The Palaeozoic metamorphic evolution of the Alpine External Massifs

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Ressource 1Download: Raumer-SMPM-1999-PVeperiodica.pdf (50.99 [Ko])
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Version: Final published version
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State: Public
Version: Final published version
Serval ID
serval:BIB_8C9A785E136B
Type
Article: article from journal or magazin.
Collection
Publications
Institution
Title
The Palaeozoic metamorphic evolution of the Alpine External Massifs
Journal
Schweizerische Mineralogische und Petrographische Mitteilungen
Author(s)
Von Raumer J., Abrecht J., Bussy F., Lombardo B., Menot R.P., Schaltegger U.
ISSN
0036-7699
Publication state
Published
Issued date
1999
Peer-reviewed
Oui
Volume
79
Pages
5-22
Language
english
Abstract
The pre-Mesozoic metamorphic pattern of the External Massifs, composed
of subunits of different metamorphic histories, resulted from the
telescoping of Variscan, Ordovician and older metamorphic and structural
textures and formations. During an early period, the future External
Massifs were part of a peri-Gondwanian microplate evolving as an active
margin. Precambrian to lower Palaeozoic igneous and sedimentary
protoliths were reworked during an Ordovician subduction cycle
(eclogites, granulites) preceding Ordovician anatexis and intrusion of
Ordovician granitoids. Little is known about the time period when the
microcontinent containing the future External Massifs followed a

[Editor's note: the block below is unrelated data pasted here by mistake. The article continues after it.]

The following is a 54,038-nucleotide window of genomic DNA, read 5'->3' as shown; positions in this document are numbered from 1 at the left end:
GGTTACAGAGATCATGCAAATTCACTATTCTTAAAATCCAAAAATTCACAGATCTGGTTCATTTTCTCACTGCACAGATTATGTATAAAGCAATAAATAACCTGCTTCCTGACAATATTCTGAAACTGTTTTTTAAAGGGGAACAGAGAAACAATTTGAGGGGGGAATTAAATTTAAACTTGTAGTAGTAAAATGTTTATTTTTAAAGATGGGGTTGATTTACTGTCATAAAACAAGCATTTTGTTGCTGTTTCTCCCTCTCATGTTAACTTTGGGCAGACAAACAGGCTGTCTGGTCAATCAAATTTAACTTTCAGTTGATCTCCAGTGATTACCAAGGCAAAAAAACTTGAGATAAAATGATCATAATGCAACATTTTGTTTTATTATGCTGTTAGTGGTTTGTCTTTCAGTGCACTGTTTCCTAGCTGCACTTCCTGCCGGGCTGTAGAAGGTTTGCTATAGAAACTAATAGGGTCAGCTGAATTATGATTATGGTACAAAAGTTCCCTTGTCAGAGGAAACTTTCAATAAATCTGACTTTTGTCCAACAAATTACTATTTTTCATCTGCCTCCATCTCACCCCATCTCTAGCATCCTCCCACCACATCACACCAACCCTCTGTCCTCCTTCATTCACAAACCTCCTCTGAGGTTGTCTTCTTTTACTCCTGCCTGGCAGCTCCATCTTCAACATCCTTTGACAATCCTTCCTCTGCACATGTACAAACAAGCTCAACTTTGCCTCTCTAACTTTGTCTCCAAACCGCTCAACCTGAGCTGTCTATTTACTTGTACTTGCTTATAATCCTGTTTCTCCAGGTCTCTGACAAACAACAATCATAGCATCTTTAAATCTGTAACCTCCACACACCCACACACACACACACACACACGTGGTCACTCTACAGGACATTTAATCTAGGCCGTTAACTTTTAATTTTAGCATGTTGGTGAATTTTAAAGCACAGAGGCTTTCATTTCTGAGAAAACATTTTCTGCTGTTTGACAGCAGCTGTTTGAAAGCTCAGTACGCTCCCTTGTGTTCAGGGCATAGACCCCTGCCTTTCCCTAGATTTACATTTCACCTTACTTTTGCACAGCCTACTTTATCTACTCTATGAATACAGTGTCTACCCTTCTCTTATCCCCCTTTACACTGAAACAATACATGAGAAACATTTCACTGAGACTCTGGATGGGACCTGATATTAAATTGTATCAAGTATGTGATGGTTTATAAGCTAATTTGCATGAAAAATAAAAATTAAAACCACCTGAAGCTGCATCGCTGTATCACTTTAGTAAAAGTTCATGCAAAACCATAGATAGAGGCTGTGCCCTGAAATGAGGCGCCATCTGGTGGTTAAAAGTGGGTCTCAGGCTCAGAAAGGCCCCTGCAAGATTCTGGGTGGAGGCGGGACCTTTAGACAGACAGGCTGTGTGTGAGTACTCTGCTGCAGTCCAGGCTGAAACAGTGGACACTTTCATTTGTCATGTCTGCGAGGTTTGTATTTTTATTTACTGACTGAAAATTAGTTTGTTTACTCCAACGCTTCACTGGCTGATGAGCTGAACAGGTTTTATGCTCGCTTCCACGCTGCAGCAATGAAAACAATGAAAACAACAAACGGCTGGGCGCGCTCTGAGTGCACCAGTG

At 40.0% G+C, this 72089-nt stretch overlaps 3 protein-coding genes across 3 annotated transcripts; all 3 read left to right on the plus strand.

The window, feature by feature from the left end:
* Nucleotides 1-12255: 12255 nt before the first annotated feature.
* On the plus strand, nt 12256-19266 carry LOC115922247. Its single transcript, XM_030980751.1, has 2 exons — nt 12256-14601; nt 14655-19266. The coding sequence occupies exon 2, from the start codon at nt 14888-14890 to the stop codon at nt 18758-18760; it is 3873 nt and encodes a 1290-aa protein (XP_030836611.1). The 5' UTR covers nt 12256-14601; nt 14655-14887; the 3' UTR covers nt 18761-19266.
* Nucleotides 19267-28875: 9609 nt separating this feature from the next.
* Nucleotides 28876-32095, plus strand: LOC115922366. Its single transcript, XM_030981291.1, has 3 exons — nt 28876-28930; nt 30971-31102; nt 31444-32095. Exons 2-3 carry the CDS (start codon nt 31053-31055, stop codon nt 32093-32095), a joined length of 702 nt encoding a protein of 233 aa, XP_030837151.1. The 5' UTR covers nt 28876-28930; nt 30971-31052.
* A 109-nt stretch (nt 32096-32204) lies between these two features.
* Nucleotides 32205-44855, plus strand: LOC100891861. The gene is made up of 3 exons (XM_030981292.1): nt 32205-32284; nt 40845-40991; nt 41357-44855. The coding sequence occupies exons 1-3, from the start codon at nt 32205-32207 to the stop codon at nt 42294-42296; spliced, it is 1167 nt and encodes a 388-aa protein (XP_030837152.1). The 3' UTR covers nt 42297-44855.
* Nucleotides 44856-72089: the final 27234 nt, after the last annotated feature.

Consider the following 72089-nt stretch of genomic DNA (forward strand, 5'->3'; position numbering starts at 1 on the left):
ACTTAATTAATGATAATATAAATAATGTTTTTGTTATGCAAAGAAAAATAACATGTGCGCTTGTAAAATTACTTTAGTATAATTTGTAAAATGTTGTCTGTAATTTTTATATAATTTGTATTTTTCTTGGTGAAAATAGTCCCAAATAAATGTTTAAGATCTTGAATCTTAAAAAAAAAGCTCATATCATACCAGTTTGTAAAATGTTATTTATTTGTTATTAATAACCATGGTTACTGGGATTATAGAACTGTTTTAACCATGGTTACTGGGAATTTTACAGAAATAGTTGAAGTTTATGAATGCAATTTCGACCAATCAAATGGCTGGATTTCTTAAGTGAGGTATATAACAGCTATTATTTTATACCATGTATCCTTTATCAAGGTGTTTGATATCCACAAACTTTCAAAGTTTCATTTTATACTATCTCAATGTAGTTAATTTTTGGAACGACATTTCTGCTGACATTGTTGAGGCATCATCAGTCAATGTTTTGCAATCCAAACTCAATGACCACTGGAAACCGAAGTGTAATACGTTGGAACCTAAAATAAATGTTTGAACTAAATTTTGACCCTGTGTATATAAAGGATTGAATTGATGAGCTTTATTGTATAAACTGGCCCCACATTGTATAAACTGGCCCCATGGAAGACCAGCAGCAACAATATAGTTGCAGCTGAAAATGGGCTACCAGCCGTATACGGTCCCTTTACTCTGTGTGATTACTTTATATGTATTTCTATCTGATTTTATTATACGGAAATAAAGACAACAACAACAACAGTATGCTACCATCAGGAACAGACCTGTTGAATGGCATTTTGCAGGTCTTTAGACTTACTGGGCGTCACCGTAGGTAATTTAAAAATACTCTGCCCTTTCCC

migration path leading to collision with Laurussia. Corresponding
rock-series have not been identified. This might be because they have
been eroded or transformed by migmatisation or because they remain
hidden in the monocyclic areas.
Besides the transformations which originated during the Ordovician
subduction cycle, strong metamorphic transformations resulted from
Variscan collision when many areas underwent amphibolite facies
transformations and migmatisation. The different subunits composing the
External Massifs and their corresponding P-T evolution are the
expression of different levels in a nappe pile, which may have formed
before Visean erosion and cooling. The presence of durbachitic magmatic
rocks may be the expression of a large scale Early Variscan upwelling
line which formed after Variscan lithospheric subduction. Late Variscan
wrench fault tectonics and crustal thinning accompanied by high thermal
gradients triggered several pulses of granite intrusions.
Create date
01/10/2012 20:07
Last modification date
20/08/2019 15:50
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